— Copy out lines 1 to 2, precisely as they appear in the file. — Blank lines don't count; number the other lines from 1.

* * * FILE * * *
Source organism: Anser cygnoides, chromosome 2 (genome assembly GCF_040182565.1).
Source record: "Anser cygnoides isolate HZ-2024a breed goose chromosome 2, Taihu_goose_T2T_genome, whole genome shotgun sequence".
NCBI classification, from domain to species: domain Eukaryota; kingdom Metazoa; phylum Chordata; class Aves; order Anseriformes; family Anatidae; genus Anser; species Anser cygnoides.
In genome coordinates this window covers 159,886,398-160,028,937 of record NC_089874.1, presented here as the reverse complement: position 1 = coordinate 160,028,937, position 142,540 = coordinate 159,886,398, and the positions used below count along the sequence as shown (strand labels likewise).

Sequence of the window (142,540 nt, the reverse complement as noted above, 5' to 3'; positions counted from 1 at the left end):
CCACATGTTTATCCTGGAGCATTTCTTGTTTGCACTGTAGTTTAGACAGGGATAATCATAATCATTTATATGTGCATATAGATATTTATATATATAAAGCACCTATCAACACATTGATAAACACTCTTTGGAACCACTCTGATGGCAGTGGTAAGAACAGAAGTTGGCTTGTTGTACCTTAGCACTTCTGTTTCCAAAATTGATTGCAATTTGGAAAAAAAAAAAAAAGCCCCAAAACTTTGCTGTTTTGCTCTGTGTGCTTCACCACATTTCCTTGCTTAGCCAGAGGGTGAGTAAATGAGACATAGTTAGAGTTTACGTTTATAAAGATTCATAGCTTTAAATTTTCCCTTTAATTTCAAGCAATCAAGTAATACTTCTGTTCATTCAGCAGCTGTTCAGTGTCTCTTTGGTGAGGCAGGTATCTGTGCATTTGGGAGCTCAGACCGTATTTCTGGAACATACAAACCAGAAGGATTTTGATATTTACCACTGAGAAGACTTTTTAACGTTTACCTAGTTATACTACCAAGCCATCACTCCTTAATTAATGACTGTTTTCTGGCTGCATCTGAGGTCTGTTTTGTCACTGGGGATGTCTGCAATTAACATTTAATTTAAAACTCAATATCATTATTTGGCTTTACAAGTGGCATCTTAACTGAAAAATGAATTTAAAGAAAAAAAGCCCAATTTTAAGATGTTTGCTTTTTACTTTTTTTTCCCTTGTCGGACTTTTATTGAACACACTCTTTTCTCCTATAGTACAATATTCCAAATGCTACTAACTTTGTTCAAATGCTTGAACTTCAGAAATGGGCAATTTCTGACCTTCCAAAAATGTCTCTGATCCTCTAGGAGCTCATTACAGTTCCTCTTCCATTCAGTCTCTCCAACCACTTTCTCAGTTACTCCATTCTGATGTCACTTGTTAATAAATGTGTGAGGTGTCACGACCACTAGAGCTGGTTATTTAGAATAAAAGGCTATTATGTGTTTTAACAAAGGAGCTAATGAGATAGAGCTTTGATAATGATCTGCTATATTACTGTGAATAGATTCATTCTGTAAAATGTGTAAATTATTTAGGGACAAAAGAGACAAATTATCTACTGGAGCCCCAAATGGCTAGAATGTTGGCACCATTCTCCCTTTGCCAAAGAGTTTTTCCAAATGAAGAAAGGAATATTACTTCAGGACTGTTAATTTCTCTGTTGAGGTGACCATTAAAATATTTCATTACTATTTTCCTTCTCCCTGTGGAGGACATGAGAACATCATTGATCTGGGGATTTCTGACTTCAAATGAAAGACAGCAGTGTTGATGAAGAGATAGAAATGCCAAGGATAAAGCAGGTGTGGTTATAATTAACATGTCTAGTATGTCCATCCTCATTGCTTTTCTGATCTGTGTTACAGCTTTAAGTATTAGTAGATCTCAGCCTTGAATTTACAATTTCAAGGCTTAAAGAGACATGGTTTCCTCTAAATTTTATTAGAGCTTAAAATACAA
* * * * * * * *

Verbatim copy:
Source organism: Anser cygnoides, chromosome 2 (genome assembly GCF_040182565.1).
Source record: "Anser cygnoides isolate HZ-2024a breed goose chromosome 2, Taihu_goose_T2T_genome, whole genome shotgun sequence".